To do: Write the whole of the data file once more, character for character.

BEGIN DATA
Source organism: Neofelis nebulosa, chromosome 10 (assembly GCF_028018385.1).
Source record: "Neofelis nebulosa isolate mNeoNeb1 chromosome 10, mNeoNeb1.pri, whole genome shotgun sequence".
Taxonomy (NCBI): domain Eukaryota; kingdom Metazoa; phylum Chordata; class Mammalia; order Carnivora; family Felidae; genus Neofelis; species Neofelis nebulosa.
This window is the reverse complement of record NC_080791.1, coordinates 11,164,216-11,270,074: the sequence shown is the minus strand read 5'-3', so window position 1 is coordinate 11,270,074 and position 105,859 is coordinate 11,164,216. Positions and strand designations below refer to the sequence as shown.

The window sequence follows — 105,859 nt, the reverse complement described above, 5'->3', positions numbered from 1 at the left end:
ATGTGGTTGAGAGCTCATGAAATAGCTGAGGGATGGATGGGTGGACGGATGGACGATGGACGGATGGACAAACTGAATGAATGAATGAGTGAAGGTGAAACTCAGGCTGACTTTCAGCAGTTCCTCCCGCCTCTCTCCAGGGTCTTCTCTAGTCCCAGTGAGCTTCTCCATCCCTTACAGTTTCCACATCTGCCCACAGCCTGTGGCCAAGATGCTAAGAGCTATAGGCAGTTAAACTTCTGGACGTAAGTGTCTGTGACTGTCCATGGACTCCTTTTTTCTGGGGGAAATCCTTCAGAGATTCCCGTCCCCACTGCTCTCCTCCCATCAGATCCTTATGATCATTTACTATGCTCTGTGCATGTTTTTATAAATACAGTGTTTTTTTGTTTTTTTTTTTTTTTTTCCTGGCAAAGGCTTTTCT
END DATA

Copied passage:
Source organism: Neofelis nebulosa, chromosome 10 (assembly GCF_028018385.1).
Source record: "Neofelis nebulosa isolate mNeoNeb1 chromosome 10, mNeoNeb1.pri, whole genome shotgun sequence".
Taxonomy (NCBI): domain Eukaryota; kingdom Metazoa; phylum Chordata; class Mammalia; order Carnivora; family Felidae; genus Neofelis; species Neofelis nebulosa.
This window is the reverse complement of record NC_080791.1, coordinates 11,164,216-11,270,074: the sequence shown is the minus strand read 5'-3', so window position 1 is coordinate 11,270,074 and position 105,859 is coordinate 11,164,216. Positions and strand designations below refer to the sequence as shown.

The window sequence follows — 105,859 nt, the reverse complement described above, 5'->3', positions numbered from 1 at the left end:
ATGTGGTTGAGAGCTCATGAAATAGCTGAGGGATGGATGGGTGGACGGATGGACGATGGACGGATGGACAAACTGAATGAATGAATGAGTGAAGGTGAAACTCAGGCTGACTTTCAGCAGTTCCTCCCGCCTCTCTCCAGGGTCTTCTCTAGTCCCAGTGAGCTTCTCCATCCCTTACAGTTTCCACATCTGCCCACAGCCTGTGGCCAAGATGCTAAGAGCTATAGGCAGTTAAACTTCTGGACGTAAGTGTCTGTGACTGTCCATGGACTCCTTTTTTCTGGGGGAAATCCTTCAGAGATTCCCGTCCCCACTGCTCTCCTCCCATCAGATCCTTATGATCATTTACTATGCTCTGTGCATGTTTTTATAAATACAGTGTTTTTTTGTTTTTTTTTTTTTTTTTCCTGGCAAAGGCTTTTCT